If the dominant mood that pervades his work is melancholy, it by no means prevented Ishikawa from occasionally indulging in more lighthearted fare. In “Sandfly,” Ishikawa berates a blood sucking insect, noting how its bite makes his skin look like embroidery (Watson) or the blood swollen abdomen itself resembles embroidery (Chaves), depending on the translation. He also wasn’t above mocking his own attachment to his nyoi scepters, described by Chaves as “symbols of authority or scholarly and spiritual attainment.”

Inscription for a Fantastic Bamboo Nyoi Scepter (tr. Chaves)

Ah, nyoi of bamboo!
Elephant’s trunk, dragon’s shape
held in the hands of Confucian scholars
also by martial officers
hollow down the center to express
clarity of mind
How could I use you merely to scratch my back?

Perhaps because most of his poetry tends to be inward looking, when he writes about problems in the wider world the impact is heightened.

(Untitled) (tr. Chaves)

Why was this a year of such disaster?
Beggars cry out along the roads.
Autumn downpours fall four months straight;
wind-swept fires raged all three months of spring.
Woodcutters can find no firewood;
farmers have given up their crops.
In the capital, rice sells for thousands:
how can the poor get anything to eat?

If a pattern emerges reading Ishikawa’s poetry, it is his capacity for self-contradiction. For every poem like “Recording My Feelings in Old Age” that claims he has withdrawn from the world (“My Tao-mind has forgotten worldly matters”-Chaves), it is undercut by an empathetic poem like the one shared above. This tendency toward self-contradiction can also be observed in every poem of self-contentment that is answered by a poem of self-castigation. The following two poems represent the extreme example of each tendency.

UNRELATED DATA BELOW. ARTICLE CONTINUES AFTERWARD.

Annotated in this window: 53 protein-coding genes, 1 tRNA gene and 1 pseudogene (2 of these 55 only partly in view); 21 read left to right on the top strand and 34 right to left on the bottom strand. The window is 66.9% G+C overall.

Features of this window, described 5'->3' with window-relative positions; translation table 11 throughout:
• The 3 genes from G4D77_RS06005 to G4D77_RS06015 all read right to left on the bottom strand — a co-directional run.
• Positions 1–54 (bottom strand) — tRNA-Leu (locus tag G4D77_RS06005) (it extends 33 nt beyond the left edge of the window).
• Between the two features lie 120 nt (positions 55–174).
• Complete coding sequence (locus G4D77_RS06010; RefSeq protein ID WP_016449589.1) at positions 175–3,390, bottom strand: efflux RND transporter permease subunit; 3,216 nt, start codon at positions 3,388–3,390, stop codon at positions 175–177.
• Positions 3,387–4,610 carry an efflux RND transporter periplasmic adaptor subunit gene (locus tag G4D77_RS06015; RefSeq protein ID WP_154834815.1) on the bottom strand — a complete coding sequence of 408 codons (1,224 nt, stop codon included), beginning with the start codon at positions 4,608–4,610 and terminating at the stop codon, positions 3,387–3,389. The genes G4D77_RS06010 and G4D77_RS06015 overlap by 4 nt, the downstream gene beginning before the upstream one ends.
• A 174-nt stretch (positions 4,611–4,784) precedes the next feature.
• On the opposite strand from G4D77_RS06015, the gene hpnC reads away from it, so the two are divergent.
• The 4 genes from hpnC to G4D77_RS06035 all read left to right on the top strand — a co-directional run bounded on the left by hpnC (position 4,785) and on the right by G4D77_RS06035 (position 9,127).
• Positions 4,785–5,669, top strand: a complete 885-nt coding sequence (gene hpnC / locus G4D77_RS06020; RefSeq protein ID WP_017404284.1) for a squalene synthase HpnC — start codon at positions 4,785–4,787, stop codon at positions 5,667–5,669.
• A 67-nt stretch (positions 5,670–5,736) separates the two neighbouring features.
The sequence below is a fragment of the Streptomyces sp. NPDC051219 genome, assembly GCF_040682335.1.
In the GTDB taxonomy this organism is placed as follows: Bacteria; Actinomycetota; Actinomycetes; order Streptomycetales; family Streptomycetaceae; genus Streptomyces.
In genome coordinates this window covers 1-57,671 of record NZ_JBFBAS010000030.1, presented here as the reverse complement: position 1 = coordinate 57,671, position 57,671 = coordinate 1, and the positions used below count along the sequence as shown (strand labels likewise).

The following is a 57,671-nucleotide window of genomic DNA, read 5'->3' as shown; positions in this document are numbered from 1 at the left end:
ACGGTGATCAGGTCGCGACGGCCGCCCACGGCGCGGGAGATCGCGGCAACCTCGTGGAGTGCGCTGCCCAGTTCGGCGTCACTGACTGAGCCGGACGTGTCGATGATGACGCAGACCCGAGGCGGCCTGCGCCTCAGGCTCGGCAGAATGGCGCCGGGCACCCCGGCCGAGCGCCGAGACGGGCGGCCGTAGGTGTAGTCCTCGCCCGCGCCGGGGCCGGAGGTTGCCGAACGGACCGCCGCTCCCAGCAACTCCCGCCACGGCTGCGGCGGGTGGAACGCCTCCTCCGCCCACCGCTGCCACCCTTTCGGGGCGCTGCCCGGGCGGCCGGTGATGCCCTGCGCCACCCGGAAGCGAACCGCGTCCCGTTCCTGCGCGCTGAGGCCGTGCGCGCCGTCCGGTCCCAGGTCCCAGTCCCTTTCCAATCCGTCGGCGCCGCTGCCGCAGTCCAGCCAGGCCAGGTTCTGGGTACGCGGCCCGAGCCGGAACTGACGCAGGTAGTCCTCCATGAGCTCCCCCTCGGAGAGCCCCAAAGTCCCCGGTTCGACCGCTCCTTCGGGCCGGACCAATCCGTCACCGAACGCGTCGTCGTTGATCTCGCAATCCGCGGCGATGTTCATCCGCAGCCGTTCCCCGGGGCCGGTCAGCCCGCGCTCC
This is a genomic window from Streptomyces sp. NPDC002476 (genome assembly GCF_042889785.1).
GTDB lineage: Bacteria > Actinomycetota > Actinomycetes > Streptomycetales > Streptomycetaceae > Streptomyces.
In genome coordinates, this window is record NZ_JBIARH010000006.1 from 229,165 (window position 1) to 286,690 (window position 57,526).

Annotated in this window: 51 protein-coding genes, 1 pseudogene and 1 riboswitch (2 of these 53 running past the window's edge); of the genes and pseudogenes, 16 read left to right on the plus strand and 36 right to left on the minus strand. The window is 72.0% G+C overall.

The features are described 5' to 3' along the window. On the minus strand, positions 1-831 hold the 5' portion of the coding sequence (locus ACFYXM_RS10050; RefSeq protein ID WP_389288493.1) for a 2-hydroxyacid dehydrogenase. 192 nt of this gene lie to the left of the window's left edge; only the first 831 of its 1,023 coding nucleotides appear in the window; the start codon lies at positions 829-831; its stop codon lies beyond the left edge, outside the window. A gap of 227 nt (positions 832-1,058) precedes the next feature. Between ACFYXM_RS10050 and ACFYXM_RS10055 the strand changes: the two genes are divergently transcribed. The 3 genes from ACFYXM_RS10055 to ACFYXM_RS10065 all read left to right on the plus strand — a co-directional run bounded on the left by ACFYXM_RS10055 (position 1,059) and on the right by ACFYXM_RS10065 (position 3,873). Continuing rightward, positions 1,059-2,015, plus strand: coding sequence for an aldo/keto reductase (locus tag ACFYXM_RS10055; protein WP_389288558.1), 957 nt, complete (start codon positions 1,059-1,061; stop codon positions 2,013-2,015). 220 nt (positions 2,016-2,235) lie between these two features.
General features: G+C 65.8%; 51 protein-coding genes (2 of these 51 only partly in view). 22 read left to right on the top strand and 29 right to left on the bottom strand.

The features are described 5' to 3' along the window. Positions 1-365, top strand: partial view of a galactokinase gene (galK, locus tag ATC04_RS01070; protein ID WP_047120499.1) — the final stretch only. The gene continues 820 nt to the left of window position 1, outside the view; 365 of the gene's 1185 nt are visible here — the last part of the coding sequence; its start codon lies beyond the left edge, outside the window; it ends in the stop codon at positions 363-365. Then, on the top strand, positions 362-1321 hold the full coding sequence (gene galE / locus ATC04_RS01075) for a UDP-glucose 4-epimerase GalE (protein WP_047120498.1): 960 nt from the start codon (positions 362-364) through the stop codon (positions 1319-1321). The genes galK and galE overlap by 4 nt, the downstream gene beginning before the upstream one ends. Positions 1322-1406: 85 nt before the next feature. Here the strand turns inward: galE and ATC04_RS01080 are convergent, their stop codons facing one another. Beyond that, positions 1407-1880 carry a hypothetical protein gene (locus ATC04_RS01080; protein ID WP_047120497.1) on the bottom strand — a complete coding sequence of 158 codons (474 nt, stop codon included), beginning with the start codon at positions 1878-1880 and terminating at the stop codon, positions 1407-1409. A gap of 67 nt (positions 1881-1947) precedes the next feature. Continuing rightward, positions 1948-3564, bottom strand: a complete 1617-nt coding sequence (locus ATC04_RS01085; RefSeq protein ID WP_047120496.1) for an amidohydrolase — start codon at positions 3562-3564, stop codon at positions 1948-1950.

Self-Eulogy on His Birthday Portrait as Painted by Kanō Tanyū (tr. Chaves)

Nyoi in hand, leaning on an armrest,
wearing dark robe and black cap.
Silent in his noble visage;
brilliant is his spirit.
He communicates with the Creator
and nurtures the Tao within.
A stubborn old man now eighty years old,
a hermit of three-fold yang.
And who is this hermit, you may ask?
The Mountain Man of the Thirty-Six!

Impromptu Feelings (tr. Chaves)

Lazy, living at a time of peace,
I’ve roosted for years in this wooded place.
Life and death I leave to Heaven and Earth;
withdrawal and service?--lethargic as a cow!
My body hidden away, I decline all visitors;
my spirit turned inward, nourish old age and poverty.
Of ten poems I write, eight or nine are clumsy--
I go by feeling and don’t seek perfect form.

Perhaps no poem balances Ishikawa’s sense of contentment living at Shisendo with his self-blame for not writing than “Recording Thoughts.” What distinguishes this poem is that Jozan departs from his usual scapegoat, laziness, to intimate at a gnawing anxiety about mortality.

Recording Thoughts (tr. Watson)

Years ago, I retired to rest,
did some modest building in this crinkle of the mountain.
Here in the woods, no noise, no trash;
in front of my eaves, a stream of pure water.
In the past I hoped to profit by opening books;
now I’m used to playing games in the dirt.
What is there that is not a child’s pastime?
Confucius, Lao Tzu--a handful of sand.

Although “Recording Thoughts” was not the only poem in which he contemplated mortality, I find it reassuring that in his last known poem, Ishikawa found peace.

Leaning on a Cane, Singing (tr. Watson)

Leaning on a cane by the wooded village,
trees rising thick all around:
a dog barks in the wake of a beggar;
in front of the farmer, the ox plowing.
A whole lifetime of cold stream waters,
in age and sickness, the evening sun sky--
I have tasted every pleasure of mist and sunset
in these ten-years-short-of-a-hundred.

Even after reading this small sample of his work, it becomes apparent that Ishikawa was a complex man who explored his contradictions through his writing. To take him at his word in any one poem without considering it in the context of his wider work would be to unfairly oversimplify him. If readers can forgive Ishikawa’s occasional foray into self-congratulation, they will encounter a true individual and a refreshing antidote to the stereotypical image of the conformist samurai.

If you would like to read more about Jozan or his poetry, I would direct you to Further Reading for more detailed bibliographic information. Although both books quoted here are out of print, reasonably priced copies are available on the second hand market.